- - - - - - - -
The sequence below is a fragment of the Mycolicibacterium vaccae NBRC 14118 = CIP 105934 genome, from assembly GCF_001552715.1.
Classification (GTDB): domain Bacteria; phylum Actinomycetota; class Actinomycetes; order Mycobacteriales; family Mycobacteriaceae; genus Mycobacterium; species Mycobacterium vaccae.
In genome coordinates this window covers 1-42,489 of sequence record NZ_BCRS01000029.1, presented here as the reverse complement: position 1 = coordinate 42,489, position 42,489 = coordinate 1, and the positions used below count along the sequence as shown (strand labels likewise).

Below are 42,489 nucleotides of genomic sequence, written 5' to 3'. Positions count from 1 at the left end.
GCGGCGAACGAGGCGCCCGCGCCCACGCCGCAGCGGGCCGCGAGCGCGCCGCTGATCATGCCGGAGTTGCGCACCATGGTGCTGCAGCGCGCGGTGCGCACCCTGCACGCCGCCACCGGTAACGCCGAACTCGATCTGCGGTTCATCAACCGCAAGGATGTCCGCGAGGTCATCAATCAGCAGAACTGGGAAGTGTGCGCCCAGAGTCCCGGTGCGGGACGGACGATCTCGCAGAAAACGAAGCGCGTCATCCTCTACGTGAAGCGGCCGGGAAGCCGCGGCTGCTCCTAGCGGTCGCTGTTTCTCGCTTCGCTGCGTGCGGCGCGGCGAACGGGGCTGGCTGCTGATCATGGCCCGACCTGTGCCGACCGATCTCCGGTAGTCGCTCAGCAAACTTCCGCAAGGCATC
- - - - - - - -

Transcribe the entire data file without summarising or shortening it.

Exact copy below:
The sequence below is a fragment of the Mycolicibacterium vaccae NBRC 14118 = CIP 105934 genome, from assembly GCF_001552715.1.
Classification (GTDB): domain Bacteria; phylum Actinomycetota; class Actinomycetes; order Mycobacteriales; family Mycobacteriaceae; genus Mycobacterium; species Mycobacterium vaccae.
In genome coordinates this window covers 1-42,489 of sequence record NZ_BCRS01000029.1, presented here as the reverse complement: position 1 = coordinate 42,489, position 42,489 = coordinate 1, and the positions used below count along the sequence as shown (strand labels likewise).

Below are 42,489 nucleotides of genomic sequence, written 5' to 3'. Positions count from 1 at the left end.
GCGGCGAACGAGGCGCCCGCGCCCACGCCGCAGCGGGCCGCGAGCGCGCCGCTGATCATGCCGGAGTTGCGCACCATGGTGCTGCAGCGCGCGGTGCGCACCCTGCACGCCGCCACCGGTAACGCCGAACTCGATCTGCGGTTCATCAACCGCAAGGATGTCCGCGAGGTCATCAATCAGCAGAACTGGGAAGTGTGCGCCCAGAGTCCCGGTGCGGGACGGACGATCTCGCAGAAAACGAAGCGCGTCATCCTCTACGTGAAGCGGCCGGGAAGCCGCGGCTGCTCCTAGCGGTCGCTGTTTCTCGCTTCGCTGCGTGCGGCGCGGCGAACGGGGCTGGCTGCTGATCATGGCCCGACCTGTGCCGACCGATCTCCGGTAGTCGCTCAGCAAACTTCCGCAAGGCATC